High rates of readmission and recurrence from elective incisional hernia repairs

Jan 8th – Elective incisional hernia repairs result in high rates of recurrence and subsequent reoperation.[tabs tab1=”2MM Rundown” tab2=”Full 2MM Report” tab3=”About the Authors”]

[tab]

Image: PD

1. Elective incisional hernia repairs result in high rates of recurrence and subsequent reoperation.

2. Risk factors for recurrence and readmission were open repair, young age and large defect repair. Sublay mesh repair resulted lower risk of reoperation.

Hernia repair is a common elective procedure that can be done with a multitude of techniques. Although generally considered a simple operation, a hernia repair can have a high risk of recurrence and reoperation as shown by this Danish study. Specific risk factors such as large defects and open repair carry a higher probability of early and late recurrence and need for further surgery.

Click to read the study in Journal of American College of Surgeons

[/tab]

[tab]

Image: PD

1. Elective incisional hernia repairs result in high rates of recurrence and subsequent reoperation.

2. Risk factors for recurrence and readmission were open repair, young age and large defect repair. Sublay mesh repair resulted lower risk of reoperation.

Primer: Ventral hernia repair is a bread-and-butter operation within general surgery. Abdominal contents can herniate through a defect in the abdominal wall due to prior intervention, congenital anomaly or fascial weakness. Incisional hernias occur at the site of a prior procedure. Failure of the deep inguinal ring to close in the embryonic stage can result in visceral organs passing through the inguinal canal into the testicular sac, creating an indirect inguinal hernia. Spontaneous hernias are classified by their location: direct, inguinal, umbilical, femoral or Spigelian.

Hernias are repaired electively to avoid potential for bowel incarceration, which is a surgical emergency. Sublay mesh repair, open or laparoscopic approaches have been shown to provide the best outcomes. However, depending on the size and location of the hernia, as well as surgeon comfort, primary suture repair and inlay or onlay mesh can be used. Onlay mesh is characterized as external to all aponeuroses, whereas sublay is retromuscular or preperitoneal, and inlay is intraperitoneal. Hernia recurrence is a common complication of repair; other complications include hematoma/seroma formation and wound infection.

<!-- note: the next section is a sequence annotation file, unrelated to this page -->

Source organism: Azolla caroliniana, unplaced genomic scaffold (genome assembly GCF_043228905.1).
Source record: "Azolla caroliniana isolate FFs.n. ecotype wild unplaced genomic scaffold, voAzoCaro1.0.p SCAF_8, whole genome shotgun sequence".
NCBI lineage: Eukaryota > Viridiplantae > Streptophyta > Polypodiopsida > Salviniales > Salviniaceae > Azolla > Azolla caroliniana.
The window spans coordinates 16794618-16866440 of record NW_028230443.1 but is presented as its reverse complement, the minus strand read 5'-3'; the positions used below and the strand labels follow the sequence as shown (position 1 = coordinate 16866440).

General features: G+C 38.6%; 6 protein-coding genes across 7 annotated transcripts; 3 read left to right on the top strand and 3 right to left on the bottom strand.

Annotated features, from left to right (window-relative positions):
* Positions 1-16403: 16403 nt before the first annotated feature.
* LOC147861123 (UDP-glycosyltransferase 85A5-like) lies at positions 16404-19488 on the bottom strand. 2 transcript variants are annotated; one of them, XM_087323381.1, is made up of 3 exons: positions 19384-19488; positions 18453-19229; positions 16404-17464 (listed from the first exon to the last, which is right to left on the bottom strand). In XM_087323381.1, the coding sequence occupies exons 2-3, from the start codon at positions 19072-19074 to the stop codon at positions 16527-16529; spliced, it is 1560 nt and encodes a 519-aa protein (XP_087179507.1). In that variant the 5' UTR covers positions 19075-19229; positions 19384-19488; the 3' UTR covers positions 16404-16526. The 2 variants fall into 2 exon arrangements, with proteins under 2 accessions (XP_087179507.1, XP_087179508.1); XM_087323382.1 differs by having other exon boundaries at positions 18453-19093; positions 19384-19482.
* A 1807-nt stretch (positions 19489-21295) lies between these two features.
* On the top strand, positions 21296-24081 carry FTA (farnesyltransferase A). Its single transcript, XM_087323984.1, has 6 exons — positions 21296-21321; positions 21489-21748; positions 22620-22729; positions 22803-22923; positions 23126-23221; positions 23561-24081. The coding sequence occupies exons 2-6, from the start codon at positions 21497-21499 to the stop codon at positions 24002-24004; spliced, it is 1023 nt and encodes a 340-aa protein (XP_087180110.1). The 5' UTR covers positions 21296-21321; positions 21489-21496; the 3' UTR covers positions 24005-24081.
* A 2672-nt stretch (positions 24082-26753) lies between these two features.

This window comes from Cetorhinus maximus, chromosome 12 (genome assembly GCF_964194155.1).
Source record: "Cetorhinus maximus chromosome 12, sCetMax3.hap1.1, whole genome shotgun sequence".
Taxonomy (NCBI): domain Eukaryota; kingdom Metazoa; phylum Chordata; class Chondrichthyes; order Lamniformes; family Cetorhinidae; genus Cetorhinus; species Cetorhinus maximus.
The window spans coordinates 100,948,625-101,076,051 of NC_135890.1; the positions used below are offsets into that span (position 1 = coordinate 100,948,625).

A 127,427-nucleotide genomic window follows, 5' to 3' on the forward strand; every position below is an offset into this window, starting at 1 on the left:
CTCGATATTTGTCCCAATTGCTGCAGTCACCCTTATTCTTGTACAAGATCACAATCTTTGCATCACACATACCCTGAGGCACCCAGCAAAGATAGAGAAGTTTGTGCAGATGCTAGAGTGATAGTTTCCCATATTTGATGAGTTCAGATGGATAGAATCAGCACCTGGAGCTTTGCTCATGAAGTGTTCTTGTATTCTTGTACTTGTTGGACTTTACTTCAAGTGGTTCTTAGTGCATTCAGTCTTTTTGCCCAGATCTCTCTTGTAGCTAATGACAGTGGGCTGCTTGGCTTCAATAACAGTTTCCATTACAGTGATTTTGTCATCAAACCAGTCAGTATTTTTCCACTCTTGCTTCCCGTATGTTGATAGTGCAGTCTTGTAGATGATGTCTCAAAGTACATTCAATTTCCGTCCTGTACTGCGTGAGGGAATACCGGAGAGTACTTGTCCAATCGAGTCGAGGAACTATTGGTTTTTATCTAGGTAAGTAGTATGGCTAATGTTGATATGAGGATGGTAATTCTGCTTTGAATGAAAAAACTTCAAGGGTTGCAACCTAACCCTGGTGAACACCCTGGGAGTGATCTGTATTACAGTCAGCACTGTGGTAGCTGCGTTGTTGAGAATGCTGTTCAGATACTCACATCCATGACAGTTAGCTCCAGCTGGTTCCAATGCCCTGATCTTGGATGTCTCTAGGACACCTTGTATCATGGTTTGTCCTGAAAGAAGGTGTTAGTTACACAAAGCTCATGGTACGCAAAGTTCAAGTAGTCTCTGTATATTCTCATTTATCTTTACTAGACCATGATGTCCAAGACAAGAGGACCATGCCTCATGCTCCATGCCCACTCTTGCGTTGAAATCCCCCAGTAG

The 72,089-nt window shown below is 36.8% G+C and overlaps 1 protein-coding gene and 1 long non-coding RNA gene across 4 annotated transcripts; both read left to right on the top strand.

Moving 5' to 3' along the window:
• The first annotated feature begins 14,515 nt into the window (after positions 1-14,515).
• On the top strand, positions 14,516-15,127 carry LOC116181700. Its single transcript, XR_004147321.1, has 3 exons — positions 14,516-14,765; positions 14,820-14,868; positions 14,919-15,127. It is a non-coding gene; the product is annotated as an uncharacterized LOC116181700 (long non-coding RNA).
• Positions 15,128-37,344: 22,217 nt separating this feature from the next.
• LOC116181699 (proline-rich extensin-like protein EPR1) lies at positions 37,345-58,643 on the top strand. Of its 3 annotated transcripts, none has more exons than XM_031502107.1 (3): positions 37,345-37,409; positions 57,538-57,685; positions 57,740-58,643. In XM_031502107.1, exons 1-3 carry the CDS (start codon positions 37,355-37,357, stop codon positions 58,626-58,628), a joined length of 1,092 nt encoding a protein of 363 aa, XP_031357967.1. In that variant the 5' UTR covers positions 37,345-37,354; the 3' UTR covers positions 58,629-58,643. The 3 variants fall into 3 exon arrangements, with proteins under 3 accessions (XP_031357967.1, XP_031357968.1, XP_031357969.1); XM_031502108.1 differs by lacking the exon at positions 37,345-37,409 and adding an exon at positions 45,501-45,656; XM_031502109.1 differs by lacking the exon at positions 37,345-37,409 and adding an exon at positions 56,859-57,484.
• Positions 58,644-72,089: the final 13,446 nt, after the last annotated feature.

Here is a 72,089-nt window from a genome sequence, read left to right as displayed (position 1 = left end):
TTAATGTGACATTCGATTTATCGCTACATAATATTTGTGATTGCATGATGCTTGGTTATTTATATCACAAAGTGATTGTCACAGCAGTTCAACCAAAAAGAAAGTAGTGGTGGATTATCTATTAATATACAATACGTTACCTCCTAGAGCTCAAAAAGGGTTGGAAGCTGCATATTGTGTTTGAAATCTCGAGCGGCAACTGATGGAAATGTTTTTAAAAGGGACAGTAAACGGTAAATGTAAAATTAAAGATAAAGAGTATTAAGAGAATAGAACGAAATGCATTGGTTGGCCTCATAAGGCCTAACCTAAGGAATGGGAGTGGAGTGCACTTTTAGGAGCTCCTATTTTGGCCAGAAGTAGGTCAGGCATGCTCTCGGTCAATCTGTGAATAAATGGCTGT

Background reading:

1. Cochrane Review: Laparoscopic techniques versus open techniques for inguinal hernia repair

2. Cochrane Review: Open Mesh versus non-Mesh for groin hernia repair

This [prospective database review] study: Authors examined 3,258 elective hernia repair patients from the Danish Ventral Hernia Database. 30 day readmission and re-op rate was 13.3% and 2.2%, respectively.  Significant risk factors for poor early outcomes were advanced age, open repair, large defect and vertical primary incision (p < 0.05). Additionally, open repair had a 21.1% risk of recurrence, compared with a 15.5% risk after laparoscopic repair (p=0.03). Open repair and large defects were also risk factors for poor late outcomes, as were young age and type of mesh used (onlay and intraperitoneal) in open repairs (p < 0.05).

In sum: Hernia repair is a common elective procedure that can be done with a multitude of techniques. Although generally considered a simple operation, a hernia repair can have a high risk of recurrence and reoperation as shown by this Danish study. Specific risk factors such as large defects and open repair carry a higher probability of early and late recurrence and need for further surgery.

Click to read the study in Journal of American College of Surgeons

By [AO] and [AH]

© 2012 2minutemedicine.com. All rights reserved. No works may be reproduced without written consent from 2minutemedicine.com. Disclaimer: We present factual information directly from peer reviewed medical journals. No post should be construed as medical advice and is not intended as such by the authors or by 2minutemedicine.com. PLEASE SEE A HEALTHCARE PROVIDER IN YOUR AREA IF YOU SEEK MEDICAL ADVICE OF ANY SORT. Content is produced in accordance with fair use copyrights solely and strictly for the purpose of teaching, news and criticism. No benefit, monetary or otherwise, is realized by any participants or the owner of this domain. 

[/tab]

[tab]

Asya OfshteynAsya Ofshteyn: Asya is a 3rd year M.D. candidate at University of California, San Francisco.

 

 

 

 

Allen Ho: Allen is a 4th year M.D. candidate at Harvard Medical School.

 

 

 

 

[/tab]

[/tabs]